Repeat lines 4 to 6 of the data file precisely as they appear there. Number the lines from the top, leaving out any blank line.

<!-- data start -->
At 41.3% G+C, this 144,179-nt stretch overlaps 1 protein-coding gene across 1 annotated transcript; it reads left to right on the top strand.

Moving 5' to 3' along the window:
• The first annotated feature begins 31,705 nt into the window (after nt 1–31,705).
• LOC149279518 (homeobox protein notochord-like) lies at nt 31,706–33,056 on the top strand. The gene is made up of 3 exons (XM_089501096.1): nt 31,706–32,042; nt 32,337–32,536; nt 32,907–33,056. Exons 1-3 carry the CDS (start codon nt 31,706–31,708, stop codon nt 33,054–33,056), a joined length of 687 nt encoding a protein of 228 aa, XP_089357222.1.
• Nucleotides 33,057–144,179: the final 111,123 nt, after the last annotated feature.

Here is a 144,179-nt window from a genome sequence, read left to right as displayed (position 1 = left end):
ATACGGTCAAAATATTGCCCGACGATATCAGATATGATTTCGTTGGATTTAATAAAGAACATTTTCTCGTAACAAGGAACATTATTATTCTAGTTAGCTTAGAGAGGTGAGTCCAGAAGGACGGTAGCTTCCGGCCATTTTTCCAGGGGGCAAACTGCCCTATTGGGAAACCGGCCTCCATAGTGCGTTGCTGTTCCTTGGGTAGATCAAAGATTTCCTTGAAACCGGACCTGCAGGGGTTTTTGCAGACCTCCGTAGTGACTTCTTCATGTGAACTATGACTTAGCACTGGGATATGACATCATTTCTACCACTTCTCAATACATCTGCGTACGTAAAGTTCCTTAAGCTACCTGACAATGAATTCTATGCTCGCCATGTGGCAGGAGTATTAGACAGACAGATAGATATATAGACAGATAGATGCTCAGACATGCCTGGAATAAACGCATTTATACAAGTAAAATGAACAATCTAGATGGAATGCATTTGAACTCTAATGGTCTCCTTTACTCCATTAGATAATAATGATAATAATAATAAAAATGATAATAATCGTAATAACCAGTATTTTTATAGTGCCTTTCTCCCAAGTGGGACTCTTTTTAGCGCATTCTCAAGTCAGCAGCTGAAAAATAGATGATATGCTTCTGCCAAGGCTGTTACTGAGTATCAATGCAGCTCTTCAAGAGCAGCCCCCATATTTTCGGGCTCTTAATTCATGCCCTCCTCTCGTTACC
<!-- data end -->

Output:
• LOC149279518 (homeobox protein notochord-like) lies at nt 31,706–33,056 on the top strand. The gene is made up of 3 exons (XM_089501096.1): nt 31,706–32,042; nt 32,337–32,536; nt 32,907–33,056. Exons 1-3 carry the CDS (start codon nt 31,706–31,708, stop codon nt 33,054–33,056), a joined length of 687 nt encoding a protein of 228 aa, XP_089357222.1.
• Nucleotides 33,057–144,179: the final 111,123 nt, after the last annotated feature.

Here is a 144,179-nt window from a genome sequence, read left to right as displayed (position 1 = left end):